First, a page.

The use of biomass as an energy source for DAC has been largely overlooked in prior literature. Here, we conduct a techno-economic and geospatial analysis to understand the economic and carbon removal potential of coupled BECCS and DAC technologies. The aforementioned limitations to BECCS and DAC technologies are curtailed when coupled into one system. We estimate biomass integrated DAC systems can increase net CO2 removal by 109 – 119% at lower costs than standalone reference systems. If hybrid BECCS-DAC systems were deployed across the US using biomass resources co-located with geologic storage, 1.5 Gt of CO2 could be sequestered annually without long-distance biomass or CO2 transport in 2030. Innovation in the design and implementation of coupled BECCS-DAC systems would have a profound impact on CO2 removal, if realized. However, social acceptance, environmental protection, and appropriate political incentives are necessary for large-scale deployment of CO2 removal systems fueled by biomass.6,9 Fortunately, the US Department of Energy has conducted thorough assessments of sustainable biomass availability to help minimize environmental and social harm as CO2 removal systems continue to advance.24 Historically, the lack of US policies placing a value on CO2 has been a barrier to the deployment of BECCS and DAC technologies, however, the US Congress recently enhanced the Section 45Q carbon oxide sequestration tax credit to help overcome this barrier.34
This analysis takes a significant step forward in the development of NETs by demonstrating the technical and economic viability of coupled BECCS-DAC systems capable of removing significant quantities of CO2 with lower cost and environmental impact. Moving forward, BECCS-DAC systems can drive efficient, cost-effective, and locationally-optimized usage of biomass resources for engineered CO2 removal. As the level of attention towards CO2 removal technology development continues to grow, BECCS-DAC systems deserve serious consideration.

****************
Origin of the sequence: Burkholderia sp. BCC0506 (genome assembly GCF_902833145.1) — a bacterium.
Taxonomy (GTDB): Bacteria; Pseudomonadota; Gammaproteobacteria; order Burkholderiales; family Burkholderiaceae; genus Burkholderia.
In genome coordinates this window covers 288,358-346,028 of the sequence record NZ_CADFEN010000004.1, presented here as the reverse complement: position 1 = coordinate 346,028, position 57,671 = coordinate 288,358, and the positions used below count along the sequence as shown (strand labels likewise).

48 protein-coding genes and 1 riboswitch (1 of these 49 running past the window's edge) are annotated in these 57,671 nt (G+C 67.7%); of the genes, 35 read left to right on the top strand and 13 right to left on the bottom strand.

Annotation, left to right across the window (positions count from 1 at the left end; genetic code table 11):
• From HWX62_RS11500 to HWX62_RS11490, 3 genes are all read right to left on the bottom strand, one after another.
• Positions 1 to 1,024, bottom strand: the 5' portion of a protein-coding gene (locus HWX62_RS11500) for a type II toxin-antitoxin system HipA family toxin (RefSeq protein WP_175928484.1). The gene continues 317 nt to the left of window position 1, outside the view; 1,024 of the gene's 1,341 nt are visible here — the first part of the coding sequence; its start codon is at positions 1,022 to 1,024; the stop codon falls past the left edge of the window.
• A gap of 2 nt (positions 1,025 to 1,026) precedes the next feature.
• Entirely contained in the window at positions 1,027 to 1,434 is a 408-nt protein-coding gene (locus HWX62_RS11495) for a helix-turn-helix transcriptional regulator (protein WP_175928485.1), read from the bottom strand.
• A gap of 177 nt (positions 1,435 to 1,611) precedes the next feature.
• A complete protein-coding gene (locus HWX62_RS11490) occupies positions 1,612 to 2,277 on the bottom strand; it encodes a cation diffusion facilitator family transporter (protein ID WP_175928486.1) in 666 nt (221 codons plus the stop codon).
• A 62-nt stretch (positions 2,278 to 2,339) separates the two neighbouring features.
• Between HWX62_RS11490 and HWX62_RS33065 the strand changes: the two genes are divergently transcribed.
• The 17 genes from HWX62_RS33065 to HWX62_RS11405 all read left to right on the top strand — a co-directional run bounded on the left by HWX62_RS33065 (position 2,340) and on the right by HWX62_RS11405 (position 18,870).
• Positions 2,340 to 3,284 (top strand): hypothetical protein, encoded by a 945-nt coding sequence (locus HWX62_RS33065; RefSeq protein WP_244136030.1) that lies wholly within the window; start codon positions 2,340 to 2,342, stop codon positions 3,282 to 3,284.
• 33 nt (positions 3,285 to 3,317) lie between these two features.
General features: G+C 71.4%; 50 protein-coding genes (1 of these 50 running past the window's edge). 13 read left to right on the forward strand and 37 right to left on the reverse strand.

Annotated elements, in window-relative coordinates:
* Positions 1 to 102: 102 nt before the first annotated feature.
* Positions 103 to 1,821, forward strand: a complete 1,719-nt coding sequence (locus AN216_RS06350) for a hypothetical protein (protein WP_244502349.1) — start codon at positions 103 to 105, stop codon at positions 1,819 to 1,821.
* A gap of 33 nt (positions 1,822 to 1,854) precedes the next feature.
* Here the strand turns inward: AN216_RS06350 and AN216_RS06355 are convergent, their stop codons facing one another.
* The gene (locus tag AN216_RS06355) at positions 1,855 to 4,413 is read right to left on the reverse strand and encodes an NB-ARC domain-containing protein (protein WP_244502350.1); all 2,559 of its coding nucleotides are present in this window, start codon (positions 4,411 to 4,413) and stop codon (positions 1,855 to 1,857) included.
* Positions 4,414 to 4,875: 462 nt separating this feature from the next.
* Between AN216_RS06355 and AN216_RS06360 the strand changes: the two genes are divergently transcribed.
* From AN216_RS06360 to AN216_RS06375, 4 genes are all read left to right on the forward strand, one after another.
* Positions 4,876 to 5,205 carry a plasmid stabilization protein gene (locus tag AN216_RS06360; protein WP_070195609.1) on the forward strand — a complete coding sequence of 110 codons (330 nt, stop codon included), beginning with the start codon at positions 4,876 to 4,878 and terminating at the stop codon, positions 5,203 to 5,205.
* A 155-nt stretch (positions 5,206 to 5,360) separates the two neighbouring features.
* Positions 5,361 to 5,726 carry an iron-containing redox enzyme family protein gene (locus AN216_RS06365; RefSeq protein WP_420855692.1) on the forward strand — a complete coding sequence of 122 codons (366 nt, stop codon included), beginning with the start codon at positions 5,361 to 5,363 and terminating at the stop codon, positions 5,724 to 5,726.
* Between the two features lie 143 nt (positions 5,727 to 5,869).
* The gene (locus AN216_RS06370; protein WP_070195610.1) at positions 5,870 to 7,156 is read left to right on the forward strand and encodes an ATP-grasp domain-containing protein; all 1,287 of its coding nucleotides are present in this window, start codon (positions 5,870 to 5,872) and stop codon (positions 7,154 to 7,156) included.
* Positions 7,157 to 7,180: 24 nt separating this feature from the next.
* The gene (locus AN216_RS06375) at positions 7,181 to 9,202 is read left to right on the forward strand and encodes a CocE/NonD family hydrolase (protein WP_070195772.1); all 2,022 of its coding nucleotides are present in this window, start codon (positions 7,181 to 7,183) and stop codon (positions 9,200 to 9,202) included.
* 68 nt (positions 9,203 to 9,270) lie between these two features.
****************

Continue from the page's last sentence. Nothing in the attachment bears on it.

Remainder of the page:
1: M. Allen, M. Babiker, Y. Chen, H. de Coninck, S. Connors, R. van Diemen and O. P. Dube, Intergov. Panel Clim. Chang.
2: G. P. Peters and O. Geden, Nat. Clim. Chang., 2017, 7, 619–621.
3: National Academy of Sciences, Natl. Acad. Press, 2018, 131–171.
4: E. Baik, D. L. Sanchez, P. A. Turner, K. J. Mach, C. B. Field and S. M. Benson, Proc. Natl. Acad. Sci., , DOI:10.1073/pnas.1720338115.
5: H. J. Buck, Clim. Change, 2016, 139, 155–167.
6: K. S. Lackner, Science (80-. ).
7: D. Sandalow, J. Friedmann and C. McCormick, Direct Air Capture of Carbon Dioxide: ICEF Roadmap 2018, https://www.icef-forum.org/pdf2018/roadmap/ICEF2018_Roadmap_Draft_for_Comment_20181012.pdf.
8: E. S. Sanz-Pérez, C. R. Murdock, S. A. Didas and C. W. Jones, Chem. Rev., 2016, 116, 11840–11876.
9: D. W. Keith, G. Holmes, D. St. Angelo and K. Heidel, Joule, 2018, 2, 1–22.
10: 2014, No. 14715962.8 (European Patent).
11: 2015, No. 2015/0283501 (US Patent).
12 :C. Bataille, C. Guivarch, S. Hallegatte, J. Rogelj and H. Waisman, Nat. Clim. Chang., 2018, 8, 648–650.
13: F. Creutzig, C. Breyer, J. Hilaire, J. Minx, G. P. Peters and R. Socolow, Energy Environ. Sci., , DOI:10.1039/c8ee03682a.
14: McKinsey & Company, Decarbonization of industrial sectors: the next frontier, https://www.mckinsey.com/~/media/McKinsey/Business Functions/Sustainability and Resource Productivity/Our Insights/How industry can move toward a low carbon future/Decarbonization-of-industrial-sectors-The-next-frontier.ashx.
15: EU Biomass Availability and Sustainability Information System, Report on conversion efficiency of biomass, http://www.basisbioenergy.eu/fileadmin/BASIS/D3.5_Report_on_conversion_efficiency_of_biomass.pdfAhttp://www.basisbioenergy.eu/%0Ahttp://www.basisbioenergy.eu/%0Ahttp://www.basisbioenergy.eu/.
1Department of Forest Biomaterials, North Carolina State University, 2820 Faucette Dr., Raleigh, NC 27606, USA.
2Department of Environmental Science, Policy, and Management, University of California-Berkeley, 130 Mulford Hall #3114, Berkeley, CA 94720.
Correspondence and requests for materials should be addressed to Daniel Sanchez: email@example.com